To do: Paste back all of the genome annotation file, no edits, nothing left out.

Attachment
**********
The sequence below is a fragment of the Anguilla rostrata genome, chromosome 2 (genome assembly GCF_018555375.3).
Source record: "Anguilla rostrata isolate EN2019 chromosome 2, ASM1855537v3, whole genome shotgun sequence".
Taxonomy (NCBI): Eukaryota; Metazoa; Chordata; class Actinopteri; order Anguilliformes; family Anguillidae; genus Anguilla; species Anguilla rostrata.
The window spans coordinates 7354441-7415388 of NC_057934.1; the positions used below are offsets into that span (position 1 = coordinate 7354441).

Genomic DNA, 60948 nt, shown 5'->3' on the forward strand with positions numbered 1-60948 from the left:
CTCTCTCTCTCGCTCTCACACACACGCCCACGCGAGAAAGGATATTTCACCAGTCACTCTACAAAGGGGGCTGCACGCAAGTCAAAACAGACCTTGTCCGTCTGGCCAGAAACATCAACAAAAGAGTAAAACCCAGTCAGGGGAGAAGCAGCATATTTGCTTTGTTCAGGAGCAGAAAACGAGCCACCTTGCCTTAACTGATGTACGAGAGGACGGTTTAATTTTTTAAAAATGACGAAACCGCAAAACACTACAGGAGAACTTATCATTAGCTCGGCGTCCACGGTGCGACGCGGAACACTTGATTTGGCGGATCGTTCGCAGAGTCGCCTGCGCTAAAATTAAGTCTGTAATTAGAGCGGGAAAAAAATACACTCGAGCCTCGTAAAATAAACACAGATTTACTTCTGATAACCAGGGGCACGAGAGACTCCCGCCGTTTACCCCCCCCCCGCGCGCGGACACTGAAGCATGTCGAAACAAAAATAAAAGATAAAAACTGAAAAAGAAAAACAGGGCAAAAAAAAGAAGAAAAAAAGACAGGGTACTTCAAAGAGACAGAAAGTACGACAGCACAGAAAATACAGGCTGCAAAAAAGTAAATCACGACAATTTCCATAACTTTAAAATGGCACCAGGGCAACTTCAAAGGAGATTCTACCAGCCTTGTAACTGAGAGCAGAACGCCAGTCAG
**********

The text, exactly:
The sequence below is a fragment of the Anguilla rostrata genome, chromosome 2 (genome assembly GCF_018555375.3).
Source record: "Anguilla rostrata isolate EN2019 chromosome 2, ASM1855537v3, whole genome shotgun sequence".
Taxonomy (NCBI): Eukaryota; Metazoa; Chordata; class Actinopteri; order Anguilliformes; family Anguillidae; genus Anguilla; species Anguilla rostrata.
The window spans coordinates 7354441-7415388 of NC_057934.1; the positions used below are offsets into that span (position 1 = coordinate 7354441).

Genomic DNA, 60948 nt, shown 5'->3' on the forward strand with positions numbered 1-60948 from the left:
CTCTCTCTCTCGCTCTCACACACACGCCCACGCGAGAAAGGATATTTCACCAGTCACTCTACAAAGGGGGCTGCACGCAAGTCAAAACAGACCTTGTCCGTCTGGCCAGAAACATCAACAAAAGAGTAAAACCCAGTCAGGGGAGAAGCAGCATATTTGCTTTGTTCAGGAGCAGAAAACGAGCCACCTTGCCTTAACTGATGTACGAGAGGACGGTTTAATTTTTTAAAAATGACGAAACCGCAAAACACTACAGGAGAACTTATCATTAGCTCGGCGTCCACGGTGCGACGCGGAACACTTGATTTGGCGGATCGTTCGCAGAGTCGCCTGCGCTAAAATTAAGTCTGTAATTAGAGCGGGAAAAAAATACACTCGAGCCTCGTAAAATAAACACAGATTTACTTCTGATAACCAGGGGCACGAGAGACTCCCGCCGTTTACCCCCCCCCCGCGCGCGGACACTGAAGCATGTCGAAACAAAAATAAAAGATAAAAACTGAAAAAGAAAAACAGGGCAAAAAAAAGAAGAAAAAAAGACAGGGTACTTCAAAGAGACAGAAAGTACGACAGCACAGAAAATACAGGCTGCAAAAAAGTAAATCACGACAATTTCCATAACTTTAAAATGGCACCAGGGCAACTTCAAAGGAGATTCTACCAGCCTTGTAACTGAGAGCAGAACGCCAGTCAG